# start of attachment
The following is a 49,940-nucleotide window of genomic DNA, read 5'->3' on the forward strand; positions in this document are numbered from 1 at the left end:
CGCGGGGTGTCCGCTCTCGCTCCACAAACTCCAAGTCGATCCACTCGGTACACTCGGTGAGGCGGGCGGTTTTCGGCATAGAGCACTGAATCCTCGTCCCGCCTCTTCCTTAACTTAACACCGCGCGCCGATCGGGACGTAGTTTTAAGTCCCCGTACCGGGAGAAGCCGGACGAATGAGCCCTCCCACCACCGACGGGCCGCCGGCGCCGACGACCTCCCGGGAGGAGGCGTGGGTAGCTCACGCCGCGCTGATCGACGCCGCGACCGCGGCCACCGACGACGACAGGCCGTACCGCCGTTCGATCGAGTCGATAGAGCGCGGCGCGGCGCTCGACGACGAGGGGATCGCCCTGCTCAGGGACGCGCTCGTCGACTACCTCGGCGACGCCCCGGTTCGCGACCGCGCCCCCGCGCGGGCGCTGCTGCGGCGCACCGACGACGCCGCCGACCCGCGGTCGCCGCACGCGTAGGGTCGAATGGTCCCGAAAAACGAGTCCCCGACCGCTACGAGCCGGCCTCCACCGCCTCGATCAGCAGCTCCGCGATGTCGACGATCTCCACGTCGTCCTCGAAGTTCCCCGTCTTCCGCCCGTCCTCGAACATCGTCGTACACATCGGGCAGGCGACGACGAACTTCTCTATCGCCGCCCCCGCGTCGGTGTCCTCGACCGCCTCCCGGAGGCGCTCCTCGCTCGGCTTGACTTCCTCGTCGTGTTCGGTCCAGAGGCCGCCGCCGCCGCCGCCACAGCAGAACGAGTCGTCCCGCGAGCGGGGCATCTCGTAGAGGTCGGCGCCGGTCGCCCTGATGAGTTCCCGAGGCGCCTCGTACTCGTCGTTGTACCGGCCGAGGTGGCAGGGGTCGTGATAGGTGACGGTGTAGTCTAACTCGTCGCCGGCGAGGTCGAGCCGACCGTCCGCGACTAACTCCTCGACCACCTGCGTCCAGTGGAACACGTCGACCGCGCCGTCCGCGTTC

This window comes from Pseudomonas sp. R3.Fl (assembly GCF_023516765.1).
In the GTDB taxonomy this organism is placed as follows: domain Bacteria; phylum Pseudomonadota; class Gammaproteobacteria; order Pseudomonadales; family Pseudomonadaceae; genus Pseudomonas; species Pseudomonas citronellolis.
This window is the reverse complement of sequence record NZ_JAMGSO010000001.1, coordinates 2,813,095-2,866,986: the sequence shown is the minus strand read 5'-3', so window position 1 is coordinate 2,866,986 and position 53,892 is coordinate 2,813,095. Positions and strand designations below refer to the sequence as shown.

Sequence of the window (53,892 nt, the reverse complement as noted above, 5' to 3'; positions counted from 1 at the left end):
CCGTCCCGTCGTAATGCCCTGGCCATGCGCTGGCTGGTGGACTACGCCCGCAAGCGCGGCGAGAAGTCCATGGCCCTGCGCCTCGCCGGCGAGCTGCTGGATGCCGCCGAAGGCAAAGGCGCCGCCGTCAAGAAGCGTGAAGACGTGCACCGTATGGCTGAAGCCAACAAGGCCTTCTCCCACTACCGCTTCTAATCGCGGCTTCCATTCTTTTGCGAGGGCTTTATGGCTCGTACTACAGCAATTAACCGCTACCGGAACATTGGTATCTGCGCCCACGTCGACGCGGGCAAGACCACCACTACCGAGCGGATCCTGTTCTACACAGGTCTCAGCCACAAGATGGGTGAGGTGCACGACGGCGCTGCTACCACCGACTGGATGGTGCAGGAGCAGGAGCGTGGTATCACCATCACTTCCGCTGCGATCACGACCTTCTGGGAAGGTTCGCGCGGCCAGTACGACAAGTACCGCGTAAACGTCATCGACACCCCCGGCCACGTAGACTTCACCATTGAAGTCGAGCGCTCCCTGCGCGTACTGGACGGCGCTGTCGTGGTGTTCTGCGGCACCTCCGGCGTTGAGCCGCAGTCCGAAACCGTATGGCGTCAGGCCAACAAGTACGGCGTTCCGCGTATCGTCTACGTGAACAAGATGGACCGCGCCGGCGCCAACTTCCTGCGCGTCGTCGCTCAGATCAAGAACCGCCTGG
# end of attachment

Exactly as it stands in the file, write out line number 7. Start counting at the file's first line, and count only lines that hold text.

CCGTCCCGTCGTAATGCCCTGGCCATGCGCTGGCTGGTGGACTACGCCCGCAAGCGCGGCGAGAAGTCCATGGCCCTGCGCCTCGCCGGCGAGCTGCTGGATGCCGCCGAAGGCAAAGGCGCCGCCGTCAAGAAGCGTGAAGACGTGCACCGTATGGCTGAAGCCAACAAGGCCTTCTCCCACTACCGCTTCTAATCGCGGCTTCCATTCTTTTGCGAGGGCTTTATGGCTCGTACTACAGCAATTAACCGCTACCGGAACATTGGTATCTGCGCCCACGTCGACGCGGGCAAGACCACCACTACCGAGCGGATCCTGTTCTACACAGGTCTCAGCCACAAGATGGGTGAGGTGCACGACGGCGCTGCTACCACCGACTGGATGGTGCAGGAGCAGGAGCGTGGTATCACCATCACTTCCGCTGCGATCACGACCTTCTGGGAAGGTTCGCGCGGCCAGTACGACAAGTACCGCGTAAACGTCATCGACACCCCCGGCCACGTAGACTTCACCATTGAAGTCGAGCGCTCCCTGCGCGTACTGGACGGCGCTGTCGTGGTGTTCTGCGGCACCTCCGGCGTTGAGCCGCAGTCCGAAACCGTATGGCGTCAGGCCAACAAGTACGGCGTTCCGCGTATCGTCTACGTGAACAAGATGGACCGCGCCGGCGCCAACTTCCTGCGCGTCGTCGCTCAGATCAAGAACCGCCTGG